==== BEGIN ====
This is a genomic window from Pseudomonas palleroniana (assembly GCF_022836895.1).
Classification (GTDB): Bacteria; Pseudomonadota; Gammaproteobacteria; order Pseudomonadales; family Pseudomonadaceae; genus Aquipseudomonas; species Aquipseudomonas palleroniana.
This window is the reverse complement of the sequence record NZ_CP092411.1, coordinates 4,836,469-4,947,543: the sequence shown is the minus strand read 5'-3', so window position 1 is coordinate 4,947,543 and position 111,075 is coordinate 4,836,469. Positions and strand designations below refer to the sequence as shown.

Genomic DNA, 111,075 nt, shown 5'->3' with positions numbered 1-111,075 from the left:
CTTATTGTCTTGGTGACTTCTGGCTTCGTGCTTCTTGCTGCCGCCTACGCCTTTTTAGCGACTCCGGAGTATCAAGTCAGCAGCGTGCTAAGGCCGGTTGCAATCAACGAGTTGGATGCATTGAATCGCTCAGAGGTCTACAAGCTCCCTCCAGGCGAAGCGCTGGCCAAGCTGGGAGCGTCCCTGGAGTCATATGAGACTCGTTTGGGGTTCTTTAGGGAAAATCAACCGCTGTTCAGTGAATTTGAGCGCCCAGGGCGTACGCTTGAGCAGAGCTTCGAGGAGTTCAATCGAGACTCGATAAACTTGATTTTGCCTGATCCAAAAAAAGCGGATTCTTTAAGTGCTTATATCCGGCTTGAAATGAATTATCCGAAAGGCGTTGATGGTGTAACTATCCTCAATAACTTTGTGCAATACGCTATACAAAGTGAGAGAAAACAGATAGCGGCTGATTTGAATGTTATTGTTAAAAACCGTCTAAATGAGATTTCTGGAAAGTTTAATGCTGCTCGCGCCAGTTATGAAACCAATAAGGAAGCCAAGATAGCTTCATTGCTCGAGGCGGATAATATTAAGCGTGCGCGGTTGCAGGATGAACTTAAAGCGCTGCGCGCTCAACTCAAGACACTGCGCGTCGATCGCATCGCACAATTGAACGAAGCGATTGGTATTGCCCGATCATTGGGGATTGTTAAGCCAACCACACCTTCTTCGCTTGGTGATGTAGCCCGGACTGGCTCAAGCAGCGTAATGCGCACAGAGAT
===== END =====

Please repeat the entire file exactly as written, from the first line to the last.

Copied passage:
This is a genomic window from Pseudomonas palleroniana (assembly GCF_022836895.1).
Classification (GTDB): Bacteria; Pseudomonadota; Gammaproteobacteria; order Pseudomonadales; family Pseudomonadaceae; genus Aquipseudomonas; species Aquipseudomonas palleroniana.
This window is the reverse complement of the sequence record NZ_CP092411.1, coordinates 4,836,469-4,947,543: the sequence shown is the minus strand read 5'-3', so window position 1 is coordinate 4,947,543 and position 111,075 is coordinate 4,836,469. Positions and strand designations below refer to the sequence as shown.

Genomic DNA, 111,075 nt, shown 5'->3' with positions numbered 1-111,075 from the left:
CTTATTGTCTTGGTGACTTCTGGCTTCGTGCTTCTTGCTGCCGCCTACGCCTTTTTAGCGACTCCGGAGTATCAAGTCAGCAGCGTGCTAAGGCCGGTTGCAATCAACGAGTTGGATGCATTGAATCGCTCAGAGGTCTACAAGCTCCCTCCAGGCGAAGCGCTGGCCAAGCTGGGAGCGTCCCTGGAGTCATATGAGACTCGTTTGGGGTTCTTTAGGGAAAATCAACCGCTGTTCAGTGAATTTGAGCGCCCAGGGCGTACGCTTGAGCAGAGCTTCGAGGAGTTCAATCGAGACTCGATAAACTTGATTTTGCCTGATCCAAAAAAAGCGGATTCTTTAAGTGCTTATATCCGGCTTGAAATGAATTATCCGAAAGGCGTTGATGGTGTAACTATCCTCAATAACTTTGTGCAATACGCTATACAAAGTGAGAGAAAACAGATAGCGGCTGATTTGAATGTTATTGTTAAAAACCGTCTAAATGAGATTTCTGGAAAGTTTAATGCTGCTCGCGCCAGTTATGAAACCAATAAGGAAGCCAAGATAGCTTCATTGCTCGAGGCGGATAATATTAAGCGTGCGCGGTTGCAGGATGAACTTAAAGCGCTGCGCGCTCAACTCAAGACACTGCGCGTCGATCGCATCGCACAATTGAACGAAGCGATTGGTATTGCCCGATCATTGGGGATTGTTAAGCCAACCACACCTTCTTCGCTTGGTGATGTAGCCCGGACTGGCTCAAGCAGCGTAATGCGCACAGAGAT